I’m very interested to hear about directly comparable machines (as defined above) that demonstrate that Apple has somehow missed the mark on the graphics performance of the M1 Ultra. I don’t discount the possibility of their existence. I’m also expecting that Apple will deliver a new Mac Pro that breaks through some of the constraints imposed by the Studio’s very small form factor and user friendly operating characteristics, i.e., no earplugs required to operate the system 12 inches from your keyboard. 

    At the same time, I do agree that Apple has some 'splaining to do regarding their M1 launch presentation material that shows their wonderchip running neck and neck with competitive graphics platforms. This includes ones like the RTX 3090 that require small fission reactors and cooling towers to supply them with sufficient power to max out those critical benchmarks and 3D applications that drive some people's purchase decisions. This is where even diehard Apple supporters are feeling like we’re not getting the whole story from Apple. What exactly did they mean by those graphs and what assumptions were they making? The review numbers don’t add up and we need to know why.
    This, plus the “modularity” spat earlier in this thread reflect something about the Peek Performance presentation—it’s like the people who designed the Studio handed responsibility over to Marketing and didn’t look back. I guess it probably reflects an attitude that the product speaks for itself. That truly tech-savvy people will recognize a functional marvel when they see it. A good example of this dynamic is the Ars Technica dismantling of the foolish (the nicest word I can think of) YouTube posturing of Luke Miani (mentioned earlier in this thread in a post that has apparently been deservedly vaporized):

    I’d like to see Apple do a better job of defending their design decisions and their pricing, but I suspect they see it as a sort of no-win situation. Better not to get drawn into it. 
    That Luke Miani video has got to be an SEO Youtube ASMR designed shit piece. There isn't any honesty in it. It's all acting. It seems ludicrous that any Apple rumorologist, and Miani's video channel trades in Apple rumors, doesn't know how Apple's NAND storage works. Apple hasn't used a normal SSD since the T1/T2 Macs came out. Both the 2017 iMac Pro and the 2019 Mac Pro have this same basic storage design as the Mac Studio: dumb NAND in a daughter card with the storage controller in the T2. Other Macs with the T2 have the dumb NAND soldered onto the logic board instead of a daughter card. With Apple Silicon, the storage controller is in the SoC itself. It's not like Apple hasn't illustrated this multiple times in their videos.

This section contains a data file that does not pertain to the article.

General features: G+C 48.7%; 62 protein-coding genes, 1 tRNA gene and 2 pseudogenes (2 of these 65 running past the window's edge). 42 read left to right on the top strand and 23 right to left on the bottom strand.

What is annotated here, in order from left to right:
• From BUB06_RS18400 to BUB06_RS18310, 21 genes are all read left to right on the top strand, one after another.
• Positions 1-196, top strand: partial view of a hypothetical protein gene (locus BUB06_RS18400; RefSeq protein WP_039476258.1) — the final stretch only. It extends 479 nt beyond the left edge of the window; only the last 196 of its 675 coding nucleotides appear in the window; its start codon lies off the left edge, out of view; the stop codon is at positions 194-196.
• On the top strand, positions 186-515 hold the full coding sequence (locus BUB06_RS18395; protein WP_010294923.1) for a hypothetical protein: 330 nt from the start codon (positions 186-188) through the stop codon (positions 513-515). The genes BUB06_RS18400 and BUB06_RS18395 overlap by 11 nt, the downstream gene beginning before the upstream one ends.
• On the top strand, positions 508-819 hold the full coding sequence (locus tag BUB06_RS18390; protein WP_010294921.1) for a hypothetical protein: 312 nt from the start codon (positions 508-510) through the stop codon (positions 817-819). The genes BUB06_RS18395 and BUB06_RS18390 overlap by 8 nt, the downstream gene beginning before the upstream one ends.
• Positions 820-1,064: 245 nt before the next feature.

The M1 Ultra has a 21 single precision TFLOPS GPU. It will have some wins over the 3090 because of memory architecture and TBDR, but yes, it isn't going to compete on most GPU compute tasks against a 35 TFLOPS 3090. The rumored 32+8+128 Apple Silicon package for the Mac Pro will have a ~42 TFLOPS GPU, hopefully at the end of 2022, running at about 250 W. So they are getting there. They might even have raytracing hardware in it.

    The GPU really is a platform issue for Apple. Virtually all GPU compute code is optimized for CUDA, and hardly any for Metal. It's a long road ahead. They need to get developers to optimize their GPU compute code for Metal. They need to sell enough units for developers to make money. Those units have to be competitive to the competition. So, a Mac Pro will Apple Silicon needs to be rack mountable, be able to have 4 or 5 of those 128 g-core GPUs, consume 2x less power than Nvidia and AMD, and Apple needs to have their own developers optimize code for Metal. Like with Blender, but a lot of other open source software and closed source software. Otherwise, it is the same old same old. Apple's high end hardware is for content creation (FCP, Logic, etc), and not much else.